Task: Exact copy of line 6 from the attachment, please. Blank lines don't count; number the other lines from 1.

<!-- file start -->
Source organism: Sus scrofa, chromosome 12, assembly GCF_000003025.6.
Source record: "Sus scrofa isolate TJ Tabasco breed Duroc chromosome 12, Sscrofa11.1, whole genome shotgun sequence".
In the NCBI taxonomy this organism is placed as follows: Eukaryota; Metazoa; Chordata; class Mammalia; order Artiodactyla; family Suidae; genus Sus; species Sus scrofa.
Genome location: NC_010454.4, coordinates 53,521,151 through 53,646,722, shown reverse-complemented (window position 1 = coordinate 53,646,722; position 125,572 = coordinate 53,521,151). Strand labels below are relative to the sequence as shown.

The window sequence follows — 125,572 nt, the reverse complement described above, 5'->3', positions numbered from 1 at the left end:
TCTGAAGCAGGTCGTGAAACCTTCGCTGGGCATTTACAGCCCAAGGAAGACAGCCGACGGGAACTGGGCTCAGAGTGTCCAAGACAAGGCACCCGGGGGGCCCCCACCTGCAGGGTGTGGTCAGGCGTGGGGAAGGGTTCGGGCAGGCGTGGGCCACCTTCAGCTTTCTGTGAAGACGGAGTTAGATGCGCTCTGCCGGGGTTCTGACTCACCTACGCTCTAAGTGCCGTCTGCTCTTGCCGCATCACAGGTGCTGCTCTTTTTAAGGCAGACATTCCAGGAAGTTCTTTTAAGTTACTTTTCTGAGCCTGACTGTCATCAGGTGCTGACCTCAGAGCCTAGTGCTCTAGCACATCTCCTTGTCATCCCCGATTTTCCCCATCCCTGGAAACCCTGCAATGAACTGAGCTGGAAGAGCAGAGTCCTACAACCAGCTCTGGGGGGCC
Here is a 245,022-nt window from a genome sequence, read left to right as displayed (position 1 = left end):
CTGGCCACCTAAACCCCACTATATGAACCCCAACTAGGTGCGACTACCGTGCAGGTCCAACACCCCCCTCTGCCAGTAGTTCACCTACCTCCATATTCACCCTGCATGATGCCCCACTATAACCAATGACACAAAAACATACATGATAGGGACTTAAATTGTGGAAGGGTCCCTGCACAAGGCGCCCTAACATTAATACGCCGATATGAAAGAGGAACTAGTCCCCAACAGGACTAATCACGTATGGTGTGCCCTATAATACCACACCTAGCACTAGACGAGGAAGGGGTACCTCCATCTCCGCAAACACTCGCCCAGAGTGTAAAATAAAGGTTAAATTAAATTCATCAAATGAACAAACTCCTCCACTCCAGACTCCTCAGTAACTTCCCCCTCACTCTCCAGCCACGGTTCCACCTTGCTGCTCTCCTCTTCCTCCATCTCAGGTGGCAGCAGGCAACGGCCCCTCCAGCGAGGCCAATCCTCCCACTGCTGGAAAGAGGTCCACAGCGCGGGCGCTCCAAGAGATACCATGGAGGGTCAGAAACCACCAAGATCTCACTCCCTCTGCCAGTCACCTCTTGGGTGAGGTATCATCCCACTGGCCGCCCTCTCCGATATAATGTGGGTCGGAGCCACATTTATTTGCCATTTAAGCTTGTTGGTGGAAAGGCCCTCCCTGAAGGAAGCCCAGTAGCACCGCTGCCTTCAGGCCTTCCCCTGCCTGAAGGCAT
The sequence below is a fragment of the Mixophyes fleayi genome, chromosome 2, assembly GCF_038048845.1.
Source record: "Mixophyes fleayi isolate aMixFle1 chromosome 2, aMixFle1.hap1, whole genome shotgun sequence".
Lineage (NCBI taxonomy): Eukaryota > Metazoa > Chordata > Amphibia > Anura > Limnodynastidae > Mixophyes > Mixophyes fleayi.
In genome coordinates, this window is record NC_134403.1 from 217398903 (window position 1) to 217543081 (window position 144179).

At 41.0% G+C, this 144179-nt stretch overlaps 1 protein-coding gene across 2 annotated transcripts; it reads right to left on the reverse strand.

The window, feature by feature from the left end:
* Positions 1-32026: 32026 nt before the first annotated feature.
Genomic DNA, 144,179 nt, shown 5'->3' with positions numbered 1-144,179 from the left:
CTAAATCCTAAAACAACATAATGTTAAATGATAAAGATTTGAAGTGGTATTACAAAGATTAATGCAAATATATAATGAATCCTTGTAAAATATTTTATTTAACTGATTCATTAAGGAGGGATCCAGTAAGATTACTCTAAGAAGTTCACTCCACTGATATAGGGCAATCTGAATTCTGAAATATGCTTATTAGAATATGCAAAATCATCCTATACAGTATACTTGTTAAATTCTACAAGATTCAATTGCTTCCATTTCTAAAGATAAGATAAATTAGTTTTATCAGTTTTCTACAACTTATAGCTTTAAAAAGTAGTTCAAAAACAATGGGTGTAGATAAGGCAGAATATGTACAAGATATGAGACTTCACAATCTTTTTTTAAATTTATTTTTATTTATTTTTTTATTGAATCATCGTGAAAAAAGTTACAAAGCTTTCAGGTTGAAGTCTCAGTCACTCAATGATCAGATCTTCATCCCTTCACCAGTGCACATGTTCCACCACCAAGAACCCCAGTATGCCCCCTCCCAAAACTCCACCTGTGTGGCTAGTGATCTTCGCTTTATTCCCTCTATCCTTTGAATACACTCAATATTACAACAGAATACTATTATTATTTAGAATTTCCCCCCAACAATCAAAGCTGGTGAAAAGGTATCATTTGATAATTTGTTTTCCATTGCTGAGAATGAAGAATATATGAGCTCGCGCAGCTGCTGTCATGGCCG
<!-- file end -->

TCTGAAGCAGGTCGTGAAACCTTCGCTGGGCATTTACAGCCCAAGGAAGACAGCCGACGGGAACTGGGCTCAGAGTGTCCAAGACAAGGCACCCGGGGGGCCCCCACCTGCAGGGTGTGGTCAGGCGTGGGGAAGGGTTCGGGCAGGCGTGGGCCACCTTCAGCTTTCTGTGAAGACGGAGTTAGATGCGCTCTGCCGGGGTTCTGACTCACCTACGCTCTAAGTGCCGTCTGCTCTTGCCGCATCACAGGTGCTGCTCTTTTTAAGGCAGACATTCCAGGAAGTTCTTTTAAGTTACTTTTCTGAGCCTGACTGTCATCAGGTGCTGACCTCAGAGCCTAGTGCTCTAGCACATCTCCTTGTCATCCCCGATTTTCCCCATCCCTGGAAACCCTGCAATGAACTGAGCTGGAAGAGCAGAGTCCTACAACCAGCTCTGGGGGGCC